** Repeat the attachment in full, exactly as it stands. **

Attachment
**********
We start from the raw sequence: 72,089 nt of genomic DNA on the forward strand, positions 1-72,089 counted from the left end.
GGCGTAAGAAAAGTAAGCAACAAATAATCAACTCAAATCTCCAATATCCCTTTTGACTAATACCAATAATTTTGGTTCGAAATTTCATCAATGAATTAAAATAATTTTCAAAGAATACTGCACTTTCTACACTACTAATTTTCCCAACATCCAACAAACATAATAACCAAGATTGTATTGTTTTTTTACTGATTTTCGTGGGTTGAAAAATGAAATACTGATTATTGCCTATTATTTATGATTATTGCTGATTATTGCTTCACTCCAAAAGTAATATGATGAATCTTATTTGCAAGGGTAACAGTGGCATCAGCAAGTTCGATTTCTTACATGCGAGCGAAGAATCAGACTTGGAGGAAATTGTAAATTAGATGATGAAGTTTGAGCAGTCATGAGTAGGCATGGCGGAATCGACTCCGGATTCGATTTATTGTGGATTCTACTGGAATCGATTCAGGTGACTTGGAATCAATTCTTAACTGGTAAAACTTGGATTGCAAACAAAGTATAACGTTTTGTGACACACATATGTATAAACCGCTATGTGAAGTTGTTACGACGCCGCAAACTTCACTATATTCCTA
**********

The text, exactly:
We start from the raw sequence: 72,089 nt of genomic DNA on the forward strand, positions 1-72,089 counted from the left end.
GGCGTAAGAAAAGTAAGCAACAAATAATCAACTCAAATCTCCAATATCCCTTTTGACTAATACCAATAATTTTGGTTCGAAATTTCATCAATGAATTAAAATAATTTTCAAAGAATACTGCACTTTCTACACTACTAATTTTCCCAACATCCAACAAACATAATAACCAAGATTGTATTGTTTTTTTACTGATTTTCGTGGGTTGAAAAATGAAATACTGATTATTGCCTATTATTTATGATTATTGCTGATTATTGCTTCACTCCAAAAGTAATATGATGAATCTTATTTGCAAGGGTAACAGTGGCATCAGCAAGTTCGATTTCTTACATGCGAGCGAAGAATCAGACTTGGAGGAAATTGTAAATTAGATGATGAAGTTTGAGCAGTCATGAGTAGGCATGGCGGAATCGACTCCGGATTCGATTTATTGTGGATTCTACTGGAATCGATTCAGGTGACTTGGAATCAATTCTTAACTGGTAAAACTTGGATTGCAAACAAAGTATAACGTTTTGTGACACACATATGTATAAACCGCTATGTGAAGTTGTTACGACGCCGCAAACTTCACTATATTCCTA